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Pakistan proposes 'bizarre' bill on compulsory marriage

Bishop Shukardin says the proposed Sindh law would increase the financial woes of parents

Pakistan proposes 'bizarre' bill on compulsory marriage

Pakistan has the sixth-highest number of women married or in a union before the age of 18. (Photo: AFP)

A Catholic bishop has joined human rights activists in rejecting a controversial bill that seeks to make marriage compulsory for people aged 18 in Pakistan.

The Sharia-based Sindh Compulsory Marriage Act, 2021, states that the parents of an adult who is not being married off after turning 18 will have to submit an undertaking with a justified reason for the delay before the deputy commissioner of their district. They could also face a fine of 500 rupees (US$3.22) for each of their unmarried children.

Syed Abdul Rasheed, a member of Sindh Assembly who presented the bill on May 26, said such a law would bring well-being in society and counter child rape, immoral activities and crime.

Bishop Samson Shukardin of Hyderabad Diocese, which encompasses most of Sindh province, rejected the plan.

“It’s a bizarre move, it can’t happen. Parents shouldn’t be forced to give up their dreams of a better future for their children. It will increase the financial woes of parents. Family life issues and poverty will increase,” he told UCA News.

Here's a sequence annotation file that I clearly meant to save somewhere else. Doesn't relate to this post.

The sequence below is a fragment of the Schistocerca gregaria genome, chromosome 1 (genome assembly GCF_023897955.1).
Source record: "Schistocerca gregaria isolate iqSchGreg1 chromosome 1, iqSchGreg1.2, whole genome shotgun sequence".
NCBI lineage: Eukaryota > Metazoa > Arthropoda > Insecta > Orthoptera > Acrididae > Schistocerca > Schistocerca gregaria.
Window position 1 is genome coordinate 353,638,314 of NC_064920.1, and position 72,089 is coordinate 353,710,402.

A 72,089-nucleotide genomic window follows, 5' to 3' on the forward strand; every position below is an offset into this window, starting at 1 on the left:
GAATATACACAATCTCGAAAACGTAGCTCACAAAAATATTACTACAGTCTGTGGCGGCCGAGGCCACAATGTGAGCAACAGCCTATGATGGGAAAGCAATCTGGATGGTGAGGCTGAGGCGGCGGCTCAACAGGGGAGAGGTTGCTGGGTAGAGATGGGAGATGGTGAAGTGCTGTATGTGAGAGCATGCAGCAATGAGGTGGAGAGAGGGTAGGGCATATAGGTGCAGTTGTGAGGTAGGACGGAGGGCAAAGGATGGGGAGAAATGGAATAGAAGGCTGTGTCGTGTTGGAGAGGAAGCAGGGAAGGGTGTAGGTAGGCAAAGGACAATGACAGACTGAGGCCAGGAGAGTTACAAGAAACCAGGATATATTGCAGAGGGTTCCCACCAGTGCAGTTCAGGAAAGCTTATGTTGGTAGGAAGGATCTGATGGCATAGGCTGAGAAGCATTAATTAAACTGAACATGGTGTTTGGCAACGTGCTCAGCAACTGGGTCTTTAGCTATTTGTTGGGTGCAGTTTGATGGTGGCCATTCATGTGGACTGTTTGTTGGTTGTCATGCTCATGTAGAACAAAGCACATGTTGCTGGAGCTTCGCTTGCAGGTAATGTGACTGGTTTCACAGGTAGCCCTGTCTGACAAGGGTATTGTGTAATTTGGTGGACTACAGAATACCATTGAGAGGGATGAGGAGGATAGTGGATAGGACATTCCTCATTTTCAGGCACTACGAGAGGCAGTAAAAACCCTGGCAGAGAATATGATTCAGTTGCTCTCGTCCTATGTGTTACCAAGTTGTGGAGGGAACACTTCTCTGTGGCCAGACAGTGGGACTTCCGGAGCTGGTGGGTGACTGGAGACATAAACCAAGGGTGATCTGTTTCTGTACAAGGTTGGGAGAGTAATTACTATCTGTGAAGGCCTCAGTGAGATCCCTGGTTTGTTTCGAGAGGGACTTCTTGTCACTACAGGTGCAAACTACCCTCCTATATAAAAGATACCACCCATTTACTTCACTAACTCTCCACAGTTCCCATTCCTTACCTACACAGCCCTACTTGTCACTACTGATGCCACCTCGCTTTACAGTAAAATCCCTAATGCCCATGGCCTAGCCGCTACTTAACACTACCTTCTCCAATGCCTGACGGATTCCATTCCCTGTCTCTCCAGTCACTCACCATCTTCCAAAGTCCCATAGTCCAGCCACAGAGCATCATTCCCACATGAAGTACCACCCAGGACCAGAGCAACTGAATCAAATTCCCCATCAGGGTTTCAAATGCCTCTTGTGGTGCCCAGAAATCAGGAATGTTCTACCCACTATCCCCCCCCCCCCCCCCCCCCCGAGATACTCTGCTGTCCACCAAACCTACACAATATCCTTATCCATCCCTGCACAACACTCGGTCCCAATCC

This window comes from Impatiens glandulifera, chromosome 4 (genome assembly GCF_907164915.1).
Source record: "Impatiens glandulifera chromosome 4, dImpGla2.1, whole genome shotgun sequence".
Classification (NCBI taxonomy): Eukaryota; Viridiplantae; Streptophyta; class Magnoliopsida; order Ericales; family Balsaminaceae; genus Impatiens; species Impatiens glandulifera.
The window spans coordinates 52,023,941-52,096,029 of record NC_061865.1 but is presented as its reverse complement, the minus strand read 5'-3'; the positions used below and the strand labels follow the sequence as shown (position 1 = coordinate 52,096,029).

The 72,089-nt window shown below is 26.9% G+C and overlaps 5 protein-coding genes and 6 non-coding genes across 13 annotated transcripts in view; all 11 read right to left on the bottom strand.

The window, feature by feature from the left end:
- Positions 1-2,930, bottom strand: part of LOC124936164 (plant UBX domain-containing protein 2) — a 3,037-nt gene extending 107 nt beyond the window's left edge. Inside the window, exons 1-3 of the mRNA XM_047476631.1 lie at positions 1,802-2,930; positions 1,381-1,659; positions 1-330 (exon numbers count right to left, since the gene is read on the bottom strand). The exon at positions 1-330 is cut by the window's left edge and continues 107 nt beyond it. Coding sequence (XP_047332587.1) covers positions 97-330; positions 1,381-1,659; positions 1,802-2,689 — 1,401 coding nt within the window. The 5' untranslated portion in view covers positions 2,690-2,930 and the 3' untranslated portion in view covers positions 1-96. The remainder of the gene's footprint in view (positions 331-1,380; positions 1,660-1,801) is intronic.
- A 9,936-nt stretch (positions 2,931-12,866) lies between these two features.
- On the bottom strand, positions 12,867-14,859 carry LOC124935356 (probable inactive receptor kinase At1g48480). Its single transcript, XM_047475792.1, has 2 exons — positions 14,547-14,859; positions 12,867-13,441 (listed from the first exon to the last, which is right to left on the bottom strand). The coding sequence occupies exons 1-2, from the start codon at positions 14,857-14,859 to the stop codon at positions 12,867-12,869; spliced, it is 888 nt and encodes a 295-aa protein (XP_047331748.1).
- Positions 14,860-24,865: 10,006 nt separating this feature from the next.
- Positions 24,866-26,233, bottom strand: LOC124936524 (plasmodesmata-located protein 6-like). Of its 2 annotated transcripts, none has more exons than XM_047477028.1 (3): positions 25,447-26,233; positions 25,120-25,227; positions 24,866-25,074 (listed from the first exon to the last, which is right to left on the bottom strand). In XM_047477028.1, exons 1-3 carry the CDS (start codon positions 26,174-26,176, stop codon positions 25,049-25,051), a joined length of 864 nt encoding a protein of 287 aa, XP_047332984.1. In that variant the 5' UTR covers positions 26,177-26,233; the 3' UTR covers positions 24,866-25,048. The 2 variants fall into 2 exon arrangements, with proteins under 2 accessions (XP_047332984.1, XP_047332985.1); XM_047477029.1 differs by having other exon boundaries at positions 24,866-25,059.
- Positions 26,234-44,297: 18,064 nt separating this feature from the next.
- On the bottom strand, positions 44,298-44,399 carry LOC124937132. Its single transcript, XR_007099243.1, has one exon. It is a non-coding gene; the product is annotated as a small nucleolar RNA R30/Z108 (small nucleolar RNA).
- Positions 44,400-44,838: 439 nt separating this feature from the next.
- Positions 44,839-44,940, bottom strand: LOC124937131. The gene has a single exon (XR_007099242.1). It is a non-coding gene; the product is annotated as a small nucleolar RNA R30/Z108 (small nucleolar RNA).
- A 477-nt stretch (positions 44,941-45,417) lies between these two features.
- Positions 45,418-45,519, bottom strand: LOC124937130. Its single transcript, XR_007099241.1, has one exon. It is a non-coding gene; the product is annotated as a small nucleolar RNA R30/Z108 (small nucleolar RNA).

Seema Maheshwari, a Karachi-based rights activist, agreed. “Marriage isn’t the only solution. This theory ignores the age of child rapists. It will destroy the careers of young people before they have begun them,” she said.

This is going to make it so much easier for abusive families to force their daughters into marriage

In December, human rights defenders in Karachi presented a charter of demands calling for the inclusion of chapters on early child marriage, sexual violence, harassment and life skills in the school curriculum.

Netizens have indulged in a meme fest following the recent bill.

“This is going to make it so much easier for abusive families to force their daughters into marriage,” tweeted Maha S. Yahya, a Canadian-Pakistani.

According to the Human Rights Commission of Pakistan annual report, at least six cases of forced conversion of Hindu girls were reported in the press last year.

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“Cases of abduction were filed in the courts and the girls were claimed to have solemnized their marriage in accordance with Sharia law,” it stated.

Pakistan has the sixth-highest number of women married or in a union before the age of 18 in the world.

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